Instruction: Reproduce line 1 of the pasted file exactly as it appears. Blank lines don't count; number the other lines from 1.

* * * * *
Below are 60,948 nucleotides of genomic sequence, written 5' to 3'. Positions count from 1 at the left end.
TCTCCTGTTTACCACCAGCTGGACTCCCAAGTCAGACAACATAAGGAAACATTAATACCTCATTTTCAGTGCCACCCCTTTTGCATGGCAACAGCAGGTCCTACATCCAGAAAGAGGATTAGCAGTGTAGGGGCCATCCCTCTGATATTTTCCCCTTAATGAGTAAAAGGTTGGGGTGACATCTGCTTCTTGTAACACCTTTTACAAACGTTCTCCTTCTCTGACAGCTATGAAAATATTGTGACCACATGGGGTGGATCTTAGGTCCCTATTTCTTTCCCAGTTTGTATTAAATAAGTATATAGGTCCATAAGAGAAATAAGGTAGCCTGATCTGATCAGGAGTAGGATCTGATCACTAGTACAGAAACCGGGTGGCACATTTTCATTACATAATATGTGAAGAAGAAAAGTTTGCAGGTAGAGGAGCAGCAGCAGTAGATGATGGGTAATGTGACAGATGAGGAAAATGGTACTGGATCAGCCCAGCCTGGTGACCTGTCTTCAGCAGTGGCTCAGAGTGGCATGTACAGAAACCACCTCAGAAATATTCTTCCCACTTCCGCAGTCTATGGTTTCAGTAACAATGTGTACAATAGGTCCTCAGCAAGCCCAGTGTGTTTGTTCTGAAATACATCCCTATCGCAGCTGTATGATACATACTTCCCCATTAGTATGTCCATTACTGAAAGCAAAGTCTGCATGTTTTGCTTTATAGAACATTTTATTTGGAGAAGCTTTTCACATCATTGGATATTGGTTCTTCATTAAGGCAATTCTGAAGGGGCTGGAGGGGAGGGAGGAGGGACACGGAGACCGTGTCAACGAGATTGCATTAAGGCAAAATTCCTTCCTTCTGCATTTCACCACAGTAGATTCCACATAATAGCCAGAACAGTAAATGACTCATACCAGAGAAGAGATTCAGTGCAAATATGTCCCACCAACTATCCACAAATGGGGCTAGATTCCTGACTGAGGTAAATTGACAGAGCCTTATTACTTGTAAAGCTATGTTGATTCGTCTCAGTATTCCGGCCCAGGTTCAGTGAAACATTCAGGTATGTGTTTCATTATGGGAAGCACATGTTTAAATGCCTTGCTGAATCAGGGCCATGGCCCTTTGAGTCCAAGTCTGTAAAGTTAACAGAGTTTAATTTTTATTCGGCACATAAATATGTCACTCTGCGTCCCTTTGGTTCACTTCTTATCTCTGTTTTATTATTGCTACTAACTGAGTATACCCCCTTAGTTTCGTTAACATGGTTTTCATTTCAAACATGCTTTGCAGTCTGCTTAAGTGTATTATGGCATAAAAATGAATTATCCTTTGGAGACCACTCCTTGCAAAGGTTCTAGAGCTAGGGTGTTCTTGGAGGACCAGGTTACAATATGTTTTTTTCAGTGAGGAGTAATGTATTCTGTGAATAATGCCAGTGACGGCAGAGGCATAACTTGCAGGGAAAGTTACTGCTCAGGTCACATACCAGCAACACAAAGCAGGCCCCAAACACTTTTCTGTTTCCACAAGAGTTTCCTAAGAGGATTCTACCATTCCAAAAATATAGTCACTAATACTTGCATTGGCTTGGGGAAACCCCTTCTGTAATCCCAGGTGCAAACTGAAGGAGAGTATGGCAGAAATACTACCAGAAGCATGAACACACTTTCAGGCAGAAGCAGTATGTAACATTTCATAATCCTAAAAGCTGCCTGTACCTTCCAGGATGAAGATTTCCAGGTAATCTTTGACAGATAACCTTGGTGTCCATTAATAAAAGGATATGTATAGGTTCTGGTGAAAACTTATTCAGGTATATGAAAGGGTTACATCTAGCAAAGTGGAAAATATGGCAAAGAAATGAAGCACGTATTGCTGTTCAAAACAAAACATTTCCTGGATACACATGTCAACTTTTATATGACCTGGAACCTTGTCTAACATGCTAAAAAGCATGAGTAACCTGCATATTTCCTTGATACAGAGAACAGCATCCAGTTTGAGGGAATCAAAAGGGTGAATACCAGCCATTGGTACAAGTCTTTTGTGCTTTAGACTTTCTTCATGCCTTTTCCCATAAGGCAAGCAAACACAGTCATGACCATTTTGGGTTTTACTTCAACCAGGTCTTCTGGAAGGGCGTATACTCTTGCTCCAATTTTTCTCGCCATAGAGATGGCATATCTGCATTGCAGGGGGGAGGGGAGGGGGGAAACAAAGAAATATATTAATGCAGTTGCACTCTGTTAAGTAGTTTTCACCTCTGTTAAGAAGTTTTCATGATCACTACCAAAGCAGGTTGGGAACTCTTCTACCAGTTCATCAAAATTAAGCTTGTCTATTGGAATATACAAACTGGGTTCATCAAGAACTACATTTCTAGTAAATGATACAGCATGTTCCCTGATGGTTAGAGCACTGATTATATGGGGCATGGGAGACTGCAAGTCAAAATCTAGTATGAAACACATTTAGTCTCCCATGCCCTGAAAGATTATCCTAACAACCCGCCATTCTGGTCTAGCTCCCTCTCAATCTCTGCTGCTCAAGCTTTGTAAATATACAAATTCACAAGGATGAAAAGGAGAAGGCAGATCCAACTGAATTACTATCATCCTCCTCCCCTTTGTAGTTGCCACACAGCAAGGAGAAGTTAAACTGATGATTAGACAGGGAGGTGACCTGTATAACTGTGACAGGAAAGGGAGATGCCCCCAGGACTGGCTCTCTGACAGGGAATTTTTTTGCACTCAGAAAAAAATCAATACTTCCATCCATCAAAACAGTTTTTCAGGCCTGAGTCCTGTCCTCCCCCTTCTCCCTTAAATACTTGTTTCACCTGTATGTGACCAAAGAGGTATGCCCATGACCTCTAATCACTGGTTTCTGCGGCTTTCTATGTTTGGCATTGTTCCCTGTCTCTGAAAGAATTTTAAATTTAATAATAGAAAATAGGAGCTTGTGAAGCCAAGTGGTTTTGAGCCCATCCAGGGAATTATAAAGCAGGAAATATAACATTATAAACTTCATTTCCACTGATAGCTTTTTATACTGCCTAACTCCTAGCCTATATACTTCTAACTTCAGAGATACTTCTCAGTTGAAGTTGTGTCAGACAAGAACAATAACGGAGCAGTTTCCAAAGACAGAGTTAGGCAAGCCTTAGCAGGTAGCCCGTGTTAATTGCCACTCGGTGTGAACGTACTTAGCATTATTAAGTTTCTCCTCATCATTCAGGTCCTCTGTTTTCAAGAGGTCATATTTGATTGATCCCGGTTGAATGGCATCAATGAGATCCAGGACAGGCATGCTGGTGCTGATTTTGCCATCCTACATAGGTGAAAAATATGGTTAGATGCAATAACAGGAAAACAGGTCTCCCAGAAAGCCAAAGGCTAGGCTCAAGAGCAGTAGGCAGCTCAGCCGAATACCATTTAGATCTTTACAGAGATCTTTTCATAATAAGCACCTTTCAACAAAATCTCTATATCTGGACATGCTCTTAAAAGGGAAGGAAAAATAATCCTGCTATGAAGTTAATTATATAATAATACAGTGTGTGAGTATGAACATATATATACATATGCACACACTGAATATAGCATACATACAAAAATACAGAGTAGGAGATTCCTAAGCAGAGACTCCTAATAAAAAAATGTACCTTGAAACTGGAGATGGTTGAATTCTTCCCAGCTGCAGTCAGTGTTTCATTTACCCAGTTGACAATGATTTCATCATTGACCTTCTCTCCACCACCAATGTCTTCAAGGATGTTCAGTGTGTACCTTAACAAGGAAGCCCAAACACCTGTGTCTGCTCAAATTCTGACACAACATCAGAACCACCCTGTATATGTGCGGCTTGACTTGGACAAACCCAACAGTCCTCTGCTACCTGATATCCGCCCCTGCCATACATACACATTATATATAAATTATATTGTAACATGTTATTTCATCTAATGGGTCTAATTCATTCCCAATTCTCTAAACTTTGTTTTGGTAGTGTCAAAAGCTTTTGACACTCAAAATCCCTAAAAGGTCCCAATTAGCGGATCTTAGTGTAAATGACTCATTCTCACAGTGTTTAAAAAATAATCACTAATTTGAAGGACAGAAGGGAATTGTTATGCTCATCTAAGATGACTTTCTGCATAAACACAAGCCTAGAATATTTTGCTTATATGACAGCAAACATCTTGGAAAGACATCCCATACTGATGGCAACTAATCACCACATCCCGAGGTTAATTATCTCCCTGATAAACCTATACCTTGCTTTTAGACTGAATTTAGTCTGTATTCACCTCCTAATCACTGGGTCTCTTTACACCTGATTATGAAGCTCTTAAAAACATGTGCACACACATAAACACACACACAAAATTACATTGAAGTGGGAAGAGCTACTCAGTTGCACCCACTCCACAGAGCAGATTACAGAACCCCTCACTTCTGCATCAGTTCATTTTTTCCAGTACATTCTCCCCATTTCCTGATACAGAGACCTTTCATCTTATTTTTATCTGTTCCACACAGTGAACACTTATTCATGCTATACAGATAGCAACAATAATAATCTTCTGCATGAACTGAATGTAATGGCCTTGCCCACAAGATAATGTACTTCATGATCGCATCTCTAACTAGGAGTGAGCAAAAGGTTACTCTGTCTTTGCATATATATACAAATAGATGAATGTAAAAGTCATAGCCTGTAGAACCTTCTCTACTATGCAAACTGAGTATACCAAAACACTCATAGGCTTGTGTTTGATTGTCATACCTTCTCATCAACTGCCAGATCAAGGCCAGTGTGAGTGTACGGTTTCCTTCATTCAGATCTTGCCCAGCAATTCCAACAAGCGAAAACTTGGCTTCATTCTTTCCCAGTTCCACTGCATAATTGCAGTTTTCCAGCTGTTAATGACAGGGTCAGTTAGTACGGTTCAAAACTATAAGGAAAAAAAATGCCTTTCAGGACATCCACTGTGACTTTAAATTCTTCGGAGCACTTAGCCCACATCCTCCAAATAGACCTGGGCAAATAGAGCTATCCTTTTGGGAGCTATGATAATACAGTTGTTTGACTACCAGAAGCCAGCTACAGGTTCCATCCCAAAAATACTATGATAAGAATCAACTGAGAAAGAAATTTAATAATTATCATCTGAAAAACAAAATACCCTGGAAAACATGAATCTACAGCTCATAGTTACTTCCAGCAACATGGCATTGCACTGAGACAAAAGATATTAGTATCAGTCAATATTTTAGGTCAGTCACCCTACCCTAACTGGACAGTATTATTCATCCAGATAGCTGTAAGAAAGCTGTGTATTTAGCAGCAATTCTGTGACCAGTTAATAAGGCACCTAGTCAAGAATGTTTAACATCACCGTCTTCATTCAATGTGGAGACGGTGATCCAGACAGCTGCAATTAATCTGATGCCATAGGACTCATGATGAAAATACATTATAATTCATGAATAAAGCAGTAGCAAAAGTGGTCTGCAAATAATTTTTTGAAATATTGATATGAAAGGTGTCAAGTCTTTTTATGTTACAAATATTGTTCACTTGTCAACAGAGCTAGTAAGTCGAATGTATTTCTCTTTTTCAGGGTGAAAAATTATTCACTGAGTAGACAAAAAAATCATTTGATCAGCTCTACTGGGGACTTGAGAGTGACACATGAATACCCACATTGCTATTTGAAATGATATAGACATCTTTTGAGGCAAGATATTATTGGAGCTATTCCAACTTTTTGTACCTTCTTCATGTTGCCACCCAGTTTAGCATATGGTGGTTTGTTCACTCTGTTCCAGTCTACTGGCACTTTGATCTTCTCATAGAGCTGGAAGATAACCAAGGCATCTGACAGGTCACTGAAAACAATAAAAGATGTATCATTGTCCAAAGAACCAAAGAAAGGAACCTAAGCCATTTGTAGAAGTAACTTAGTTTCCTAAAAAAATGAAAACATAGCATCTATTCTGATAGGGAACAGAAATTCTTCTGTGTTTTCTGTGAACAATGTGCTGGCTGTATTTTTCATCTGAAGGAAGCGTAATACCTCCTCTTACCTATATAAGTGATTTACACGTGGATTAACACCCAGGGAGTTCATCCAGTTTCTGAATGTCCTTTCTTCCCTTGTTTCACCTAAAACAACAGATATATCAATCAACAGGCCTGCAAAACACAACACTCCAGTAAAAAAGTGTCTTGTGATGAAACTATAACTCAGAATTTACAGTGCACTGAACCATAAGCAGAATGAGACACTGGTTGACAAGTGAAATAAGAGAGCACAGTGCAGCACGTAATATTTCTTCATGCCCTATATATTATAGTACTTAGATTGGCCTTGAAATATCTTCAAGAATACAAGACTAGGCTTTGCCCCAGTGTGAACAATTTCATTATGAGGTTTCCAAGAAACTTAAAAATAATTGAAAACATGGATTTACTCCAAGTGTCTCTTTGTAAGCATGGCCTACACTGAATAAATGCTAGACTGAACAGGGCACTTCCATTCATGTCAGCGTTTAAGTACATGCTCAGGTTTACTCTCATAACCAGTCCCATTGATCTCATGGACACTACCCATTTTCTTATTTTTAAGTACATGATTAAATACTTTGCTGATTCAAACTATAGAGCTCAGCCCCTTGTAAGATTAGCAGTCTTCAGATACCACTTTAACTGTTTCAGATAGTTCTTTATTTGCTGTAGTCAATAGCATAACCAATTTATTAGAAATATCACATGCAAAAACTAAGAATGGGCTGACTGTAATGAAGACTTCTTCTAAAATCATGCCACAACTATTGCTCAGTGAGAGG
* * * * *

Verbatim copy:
Below are 60,948 nucleotides of genomic sequence, written 5' to 3'. Positions count from 1 at the left end.